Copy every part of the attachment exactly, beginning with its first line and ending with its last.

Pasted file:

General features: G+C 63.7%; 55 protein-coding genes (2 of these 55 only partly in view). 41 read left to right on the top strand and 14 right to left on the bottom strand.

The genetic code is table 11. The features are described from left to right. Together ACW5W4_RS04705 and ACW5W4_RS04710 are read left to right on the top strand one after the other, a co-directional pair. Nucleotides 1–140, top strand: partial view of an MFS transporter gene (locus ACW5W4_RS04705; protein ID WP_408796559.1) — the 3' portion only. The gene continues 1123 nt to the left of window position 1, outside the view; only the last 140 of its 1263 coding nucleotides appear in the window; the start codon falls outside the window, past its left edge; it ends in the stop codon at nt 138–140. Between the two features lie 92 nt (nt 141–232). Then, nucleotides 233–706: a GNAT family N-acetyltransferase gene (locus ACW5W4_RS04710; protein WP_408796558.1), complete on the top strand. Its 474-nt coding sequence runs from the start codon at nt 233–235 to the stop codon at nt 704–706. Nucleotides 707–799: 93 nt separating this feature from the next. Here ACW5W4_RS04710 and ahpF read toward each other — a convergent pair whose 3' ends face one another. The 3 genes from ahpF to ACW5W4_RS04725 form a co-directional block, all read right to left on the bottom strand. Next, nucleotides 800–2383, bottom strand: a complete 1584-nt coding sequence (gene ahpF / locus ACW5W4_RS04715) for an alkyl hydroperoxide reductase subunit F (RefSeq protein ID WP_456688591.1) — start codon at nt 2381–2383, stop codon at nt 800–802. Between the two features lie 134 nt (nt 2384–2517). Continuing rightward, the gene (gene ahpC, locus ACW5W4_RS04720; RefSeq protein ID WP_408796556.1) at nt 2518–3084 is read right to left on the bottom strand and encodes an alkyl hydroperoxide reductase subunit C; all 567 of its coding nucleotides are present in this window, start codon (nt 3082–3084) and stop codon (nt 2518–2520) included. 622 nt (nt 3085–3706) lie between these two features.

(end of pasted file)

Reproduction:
General features: G+C 63.7%; 55 protein-coding genes (2 of these 55 only partly in view). 41 read left to right on the top strand and 14 right to left on the bottom strand.

The genetic code is table 11. The features are described from left to right. Together ACW5W4_RS04705 and ACW5W4_RS04710 are read left to right on the top strand one after the other, a co-directional pair. Nucleotides 1–140, top strand: partial view of an MFS transporter gene (locus ACW5W4_RS04705; protein ID WP_408796559.1) — the 3' portion only. The gene continues 1123 nt to the left of window position 1, outside the view; only the last 140 of its 1263 coding nucleotides appear in the window; the start codon falls outside the window, past its left edge; it ends in the stop codon at nt 138–140. Between the two features lie 92 nt (nt 141–232). Then, nucleotides 233–706: a GNAT family N-acetyltransferase gene (locus ACW5W4_RS04710; protein WP_408796558.1), complete on the top strand. Its 474-nt coding sequence runs from the start codon at nt 233–235 to the stop codon at nt 704–706. Nucleotides 707–799: 93 nt separating this feature from the next. Here ACW5W4_RS04710 and ahpF read toward each other — a convergent pair whose 3' ends face one another. The 3 genes from ahpF to ACW5W4_RS04725 form a co-directional block, all read right to left on the bottom strand. Next, nucleotides 800–2383, bottom strand: a complete 1584-nt coding sequence (gene ahpF / locus ACW5W4_RS04715) for an alkyl hydroperoxide reductase subunit F (RefSeq protein ID WP_456688591.1) — start codon at nt 2381–2383, stop codon at nt 800–802. Between the two features lie 134 nt (nt 2384–2517). Continuing rightward, the gene (gene ahpC, locus ACW5W4_RS04720; RefSeq protein ID WP_408796556.1) at nt 2518–3084 is read right to left on the bottom strand and encodes an alkyl hydroperoxide reductase subunit C; all 567 of its coding nucleotides are present in this window, start codon (nt 3082–3084) and stop codon (nt 2518–2520) included. 622 nt (nt 3085–3706) lie between these two features.